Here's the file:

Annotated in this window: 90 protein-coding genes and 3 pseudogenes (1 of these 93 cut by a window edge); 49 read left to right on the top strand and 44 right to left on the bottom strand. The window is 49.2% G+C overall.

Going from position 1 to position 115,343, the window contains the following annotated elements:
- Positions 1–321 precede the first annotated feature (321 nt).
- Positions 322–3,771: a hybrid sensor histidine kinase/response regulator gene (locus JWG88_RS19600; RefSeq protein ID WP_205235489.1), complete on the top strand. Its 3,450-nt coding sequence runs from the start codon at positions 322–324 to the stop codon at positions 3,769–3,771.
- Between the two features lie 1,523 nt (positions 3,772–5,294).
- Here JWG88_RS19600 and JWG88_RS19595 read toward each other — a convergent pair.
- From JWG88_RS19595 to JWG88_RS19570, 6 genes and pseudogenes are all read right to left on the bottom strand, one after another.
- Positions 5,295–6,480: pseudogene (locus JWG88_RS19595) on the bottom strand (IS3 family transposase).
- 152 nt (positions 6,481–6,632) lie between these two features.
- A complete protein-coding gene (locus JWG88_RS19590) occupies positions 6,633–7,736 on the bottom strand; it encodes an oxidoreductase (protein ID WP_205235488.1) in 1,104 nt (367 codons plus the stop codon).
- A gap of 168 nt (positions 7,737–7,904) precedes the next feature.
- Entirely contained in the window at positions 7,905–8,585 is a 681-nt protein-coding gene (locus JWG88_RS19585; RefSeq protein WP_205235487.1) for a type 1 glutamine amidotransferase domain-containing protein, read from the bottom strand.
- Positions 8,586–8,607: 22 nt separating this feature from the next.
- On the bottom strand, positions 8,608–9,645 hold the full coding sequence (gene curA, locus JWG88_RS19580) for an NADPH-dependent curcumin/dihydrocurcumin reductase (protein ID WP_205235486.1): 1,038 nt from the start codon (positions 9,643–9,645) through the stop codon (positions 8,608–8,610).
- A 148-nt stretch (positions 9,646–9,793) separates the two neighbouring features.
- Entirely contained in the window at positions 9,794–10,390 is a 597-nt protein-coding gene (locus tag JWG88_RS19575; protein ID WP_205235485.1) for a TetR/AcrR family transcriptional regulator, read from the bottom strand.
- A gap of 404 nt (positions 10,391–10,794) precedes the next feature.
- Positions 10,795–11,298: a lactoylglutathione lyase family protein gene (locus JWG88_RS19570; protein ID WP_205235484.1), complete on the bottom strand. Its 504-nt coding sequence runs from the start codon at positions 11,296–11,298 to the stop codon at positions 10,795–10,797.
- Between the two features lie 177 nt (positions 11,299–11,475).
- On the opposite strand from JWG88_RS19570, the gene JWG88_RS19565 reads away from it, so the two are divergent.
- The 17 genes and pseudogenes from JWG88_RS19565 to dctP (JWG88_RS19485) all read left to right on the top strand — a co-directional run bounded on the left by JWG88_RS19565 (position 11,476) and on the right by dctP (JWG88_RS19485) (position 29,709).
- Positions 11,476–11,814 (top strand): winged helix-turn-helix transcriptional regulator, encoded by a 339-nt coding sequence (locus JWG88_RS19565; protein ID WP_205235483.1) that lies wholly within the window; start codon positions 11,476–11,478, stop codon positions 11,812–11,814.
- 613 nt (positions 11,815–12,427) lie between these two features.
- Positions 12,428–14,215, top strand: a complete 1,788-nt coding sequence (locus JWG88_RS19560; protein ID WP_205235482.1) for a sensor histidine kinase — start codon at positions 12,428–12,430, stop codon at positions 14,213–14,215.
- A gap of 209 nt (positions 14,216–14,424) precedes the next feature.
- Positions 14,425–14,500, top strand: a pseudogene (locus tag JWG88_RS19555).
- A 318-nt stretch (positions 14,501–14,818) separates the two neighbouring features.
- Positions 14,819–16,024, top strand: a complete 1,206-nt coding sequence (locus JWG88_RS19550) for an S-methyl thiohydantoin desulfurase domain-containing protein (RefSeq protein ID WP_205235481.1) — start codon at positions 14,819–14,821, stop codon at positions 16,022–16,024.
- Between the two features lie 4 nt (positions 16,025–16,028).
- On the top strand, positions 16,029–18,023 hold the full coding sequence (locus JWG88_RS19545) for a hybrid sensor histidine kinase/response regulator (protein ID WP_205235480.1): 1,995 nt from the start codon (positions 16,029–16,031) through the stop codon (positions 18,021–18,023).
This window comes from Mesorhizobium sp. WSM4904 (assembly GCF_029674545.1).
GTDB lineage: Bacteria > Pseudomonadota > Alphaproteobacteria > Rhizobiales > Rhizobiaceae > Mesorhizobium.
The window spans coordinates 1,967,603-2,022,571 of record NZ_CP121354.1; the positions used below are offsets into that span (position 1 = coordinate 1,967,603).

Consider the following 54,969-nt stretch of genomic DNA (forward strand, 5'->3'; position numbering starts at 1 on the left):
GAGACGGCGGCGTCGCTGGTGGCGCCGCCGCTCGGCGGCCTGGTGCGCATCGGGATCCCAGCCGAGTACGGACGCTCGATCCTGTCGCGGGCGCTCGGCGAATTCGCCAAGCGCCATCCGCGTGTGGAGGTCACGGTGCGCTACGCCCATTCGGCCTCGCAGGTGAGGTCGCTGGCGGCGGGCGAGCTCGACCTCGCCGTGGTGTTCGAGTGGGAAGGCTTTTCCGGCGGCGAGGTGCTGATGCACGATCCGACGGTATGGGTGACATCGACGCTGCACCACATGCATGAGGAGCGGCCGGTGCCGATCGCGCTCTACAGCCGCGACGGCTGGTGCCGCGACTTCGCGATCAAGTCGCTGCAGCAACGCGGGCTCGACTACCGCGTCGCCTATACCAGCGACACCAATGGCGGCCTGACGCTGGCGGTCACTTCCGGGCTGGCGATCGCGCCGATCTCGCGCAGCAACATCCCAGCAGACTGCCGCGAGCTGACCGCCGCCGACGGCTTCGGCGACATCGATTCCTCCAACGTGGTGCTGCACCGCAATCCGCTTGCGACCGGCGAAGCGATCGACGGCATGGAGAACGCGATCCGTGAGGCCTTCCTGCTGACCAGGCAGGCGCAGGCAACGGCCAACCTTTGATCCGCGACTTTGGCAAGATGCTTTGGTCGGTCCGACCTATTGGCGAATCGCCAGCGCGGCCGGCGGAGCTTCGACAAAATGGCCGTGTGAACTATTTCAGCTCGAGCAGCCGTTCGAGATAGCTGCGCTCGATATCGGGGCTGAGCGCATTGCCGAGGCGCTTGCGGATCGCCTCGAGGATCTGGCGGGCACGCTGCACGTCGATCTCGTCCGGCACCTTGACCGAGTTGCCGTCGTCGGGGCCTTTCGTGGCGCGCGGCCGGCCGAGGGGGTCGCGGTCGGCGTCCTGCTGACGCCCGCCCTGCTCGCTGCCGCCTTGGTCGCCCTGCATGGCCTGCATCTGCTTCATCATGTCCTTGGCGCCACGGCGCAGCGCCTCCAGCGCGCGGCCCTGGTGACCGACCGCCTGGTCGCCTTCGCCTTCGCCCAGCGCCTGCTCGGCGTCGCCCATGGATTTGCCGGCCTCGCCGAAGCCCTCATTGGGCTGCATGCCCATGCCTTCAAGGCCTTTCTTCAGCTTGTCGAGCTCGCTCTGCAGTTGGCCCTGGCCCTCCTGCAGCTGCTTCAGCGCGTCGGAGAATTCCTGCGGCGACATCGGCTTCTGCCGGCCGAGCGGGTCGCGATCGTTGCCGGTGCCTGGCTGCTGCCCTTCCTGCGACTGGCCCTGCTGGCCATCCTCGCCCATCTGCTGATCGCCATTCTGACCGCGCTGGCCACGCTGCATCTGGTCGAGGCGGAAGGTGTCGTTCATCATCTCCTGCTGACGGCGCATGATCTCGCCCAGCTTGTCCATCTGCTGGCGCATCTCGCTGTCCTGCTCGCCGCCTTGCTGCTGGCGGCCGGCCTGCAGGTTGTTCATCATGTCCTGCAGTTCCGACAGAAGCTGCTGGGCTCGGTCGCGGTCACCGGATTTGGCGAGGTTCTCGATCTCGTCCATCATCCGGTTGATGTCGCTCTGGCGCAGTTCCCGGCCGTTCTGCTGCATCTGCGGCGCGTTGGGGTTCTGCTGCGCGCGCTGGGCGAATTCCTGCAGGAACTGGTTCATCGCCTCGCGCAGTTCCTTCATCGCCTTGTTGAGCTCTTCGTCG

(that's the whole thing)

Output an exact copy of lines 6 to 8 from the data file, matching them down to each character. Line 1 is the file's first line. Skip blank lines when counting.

- Here JWG88_RS19600 and JWG88_RS19595 read toward each other — a convergent pair.
- From JWG88_RS19595 to JWG88_RS19570, 6 genes and pseudogenes are all read right to left on the bottom strand, one after another.
- Positions 5,295–6,480: pseudogene (locus JWG88_RS19595) on the bottom strand (IS3 family transposase).